David S. Wallens
David S. Wallens Editorial Director
1/6/09 2:18 p.m.

Na, na, na, na, na, na, na, na, na, na, na, na, na, na, na, na, Batman!

Since his first appearance in a 1939 edition of “Detective” comics, Batman has been a part of our culture, whether portrayed as the do-gooding Boy Scout of the campy 1960s TV series or the dark, brooding vigilante from Frank Miller’s “The Dark Knight Returns” comic books.

Unlike many other comic book superheroes, Batman has no special powers. He can’t outrun a speeding bullet, turn green when enraged or communicate with aquatic life. However, in addition to his physical and mental skills, he does have some fantastic toys, all financed by the personal fortune of Bruce Wayne, his alter ego.

While the BatComputer, Batrope and Shark Repellent Bat-Spray all saved the day at one time or another, the Batmobile has to be Batman’s coolest crime-fighting accessory. And like Batman, the Batmobile’s portrayal has changed through the years.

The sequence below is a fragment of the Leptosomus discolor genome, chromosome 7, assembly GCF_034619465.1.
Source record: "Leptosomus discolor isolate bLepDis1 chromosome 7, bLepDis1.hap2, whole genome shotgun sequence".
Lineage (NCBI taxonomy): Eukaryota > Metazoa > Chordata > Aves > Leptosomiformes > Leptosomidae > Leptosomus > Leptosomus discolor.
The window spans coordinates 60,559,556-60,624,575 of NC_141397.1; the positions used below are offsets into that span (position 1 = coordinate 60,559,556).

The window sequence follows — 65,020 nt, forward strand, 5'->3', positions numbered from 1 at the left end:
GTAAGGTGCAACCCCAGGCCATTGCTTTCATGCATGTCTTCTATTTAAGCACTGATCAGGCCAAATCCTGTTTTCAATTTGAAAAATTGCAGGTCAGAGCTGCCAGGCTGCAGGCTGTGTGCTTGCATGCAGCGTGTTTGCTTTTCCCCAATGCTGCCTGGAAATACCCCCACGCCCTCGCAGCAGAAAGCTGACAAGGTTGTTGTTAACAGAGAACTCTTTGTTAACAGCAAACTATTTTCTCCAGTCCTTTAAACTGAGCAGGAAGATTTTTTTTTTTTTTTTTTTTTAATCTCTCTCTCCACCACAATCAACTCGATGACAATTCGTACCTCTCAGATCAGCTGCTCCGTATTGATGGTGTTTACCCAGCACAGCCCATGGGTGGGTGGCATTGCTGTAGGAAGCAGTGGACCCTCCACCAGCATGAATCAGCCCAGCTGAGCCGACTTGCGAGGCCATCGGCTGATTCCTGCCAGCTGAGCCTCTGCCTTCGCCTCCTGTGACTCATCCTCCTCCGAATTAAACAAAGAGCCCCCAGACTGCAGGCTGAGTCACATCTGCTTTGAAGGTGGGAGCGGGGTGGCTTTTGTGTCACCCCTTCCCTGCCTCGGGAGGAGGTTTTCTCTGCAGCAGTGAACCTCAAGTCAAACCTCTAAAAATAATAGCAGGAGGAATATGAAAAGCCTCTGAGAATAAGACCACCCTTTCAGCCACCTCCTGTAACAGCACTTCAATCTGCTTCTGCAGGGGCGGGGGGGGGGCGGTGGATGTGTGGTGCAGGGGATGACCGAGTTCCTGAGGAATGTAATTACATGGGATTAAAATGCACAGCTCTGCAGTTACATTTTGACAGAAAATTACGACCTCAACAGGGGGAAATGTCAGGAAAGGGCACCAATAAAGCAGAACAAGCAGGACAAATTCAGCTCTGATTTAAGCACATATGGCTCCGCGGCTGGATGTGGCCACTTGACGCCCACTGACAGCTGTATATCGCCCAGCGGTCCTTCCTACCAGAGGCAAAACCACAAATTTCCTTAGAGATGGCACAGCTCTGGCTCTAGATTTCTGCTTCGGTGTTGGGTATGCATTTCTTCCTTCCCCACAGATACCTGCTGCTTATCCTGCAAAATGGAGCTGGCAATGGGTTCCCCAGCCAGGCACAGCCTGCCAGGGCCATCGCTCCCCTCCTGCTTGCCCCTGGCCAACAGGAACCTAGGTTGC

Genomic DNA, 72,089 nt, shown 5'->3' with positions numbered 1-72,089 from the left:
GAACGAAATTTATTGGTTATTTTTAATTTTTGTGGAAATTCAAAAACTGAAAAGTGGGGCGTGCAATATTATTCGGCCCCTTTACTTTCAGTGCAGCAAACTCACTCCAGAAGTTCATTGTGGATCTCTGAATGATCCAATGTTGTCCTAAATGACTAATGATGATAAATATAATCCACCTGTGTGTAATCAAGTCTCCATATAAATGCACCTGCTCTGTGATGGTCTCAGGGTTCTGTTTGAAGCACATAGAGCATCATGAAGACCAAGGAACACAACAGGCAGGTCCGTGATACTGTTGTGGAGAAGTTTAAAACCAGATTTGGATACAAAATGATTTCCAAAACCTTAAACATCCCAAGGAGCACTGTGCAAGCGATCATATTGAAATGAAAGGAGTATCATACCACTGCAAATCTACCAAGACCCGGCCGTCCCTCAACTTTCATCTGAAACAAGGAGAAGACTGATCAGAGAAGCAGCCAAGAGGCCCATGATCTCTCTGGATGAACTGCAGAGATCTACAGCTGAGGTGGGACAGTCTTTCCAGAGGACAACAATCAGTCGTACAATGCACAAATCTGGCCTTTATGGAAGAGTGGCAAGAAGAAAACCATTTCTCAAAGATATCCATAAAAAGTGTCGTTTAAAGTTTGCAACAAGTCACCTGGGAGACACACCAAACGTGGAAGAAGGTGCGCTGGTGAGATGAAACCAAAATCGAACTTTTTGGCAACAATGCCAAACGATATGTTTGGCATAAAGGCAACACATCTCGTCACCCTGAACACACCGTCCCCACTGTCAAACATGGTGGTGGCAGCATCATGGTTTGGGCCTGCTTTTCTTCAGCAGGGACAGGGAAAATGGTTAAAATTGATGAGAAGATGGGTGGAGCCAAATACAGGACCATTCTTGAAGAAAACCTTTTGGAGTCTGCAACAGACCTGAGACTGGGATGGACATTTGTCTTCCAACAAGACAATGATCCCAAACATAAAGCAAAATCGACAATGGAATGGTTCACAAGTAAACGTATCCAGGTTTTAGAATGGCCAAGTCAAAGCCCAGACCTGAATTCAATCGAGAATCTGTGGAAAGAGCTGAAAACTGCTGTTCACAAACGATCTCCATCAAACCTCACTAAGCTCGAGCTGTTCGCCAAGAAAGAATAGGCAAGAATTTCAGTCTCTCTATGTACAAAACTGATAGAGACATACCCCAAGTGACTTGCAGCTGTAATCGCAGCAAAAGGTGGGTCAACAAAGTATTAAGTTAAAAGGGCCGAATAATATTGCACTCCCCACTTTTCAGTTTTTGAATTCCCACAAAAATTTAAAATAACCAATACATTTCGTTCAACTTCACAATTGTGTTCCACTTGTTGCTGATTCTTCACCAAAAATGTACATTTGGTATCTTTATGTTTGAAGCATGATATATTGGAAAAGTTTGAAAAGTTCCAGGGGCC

While most of us remember the Batmobile of the 1960s—a wild, turbine-powered car that was really a 1955 Lincoln Futura concept modified by George Barris—Batman’s cars have ranged from the somewhat chunky sedans featured in the early comics to the sleek, winged creations of the recent movies and animated TV shows.

Batman gets a new car for next summer’s movie release, which Daily News reporter Nancy Dillon has labeled “something like a cross between a Lamborghini and an armadillo with a jet-pack.”

Although it may not resemble any small mammals, Dan Senecal, a quality control inspector from Saratoga Springs, N.Y., has created his own version of the Batmobile. And it’s based on a 1966 VW Kombi bus.

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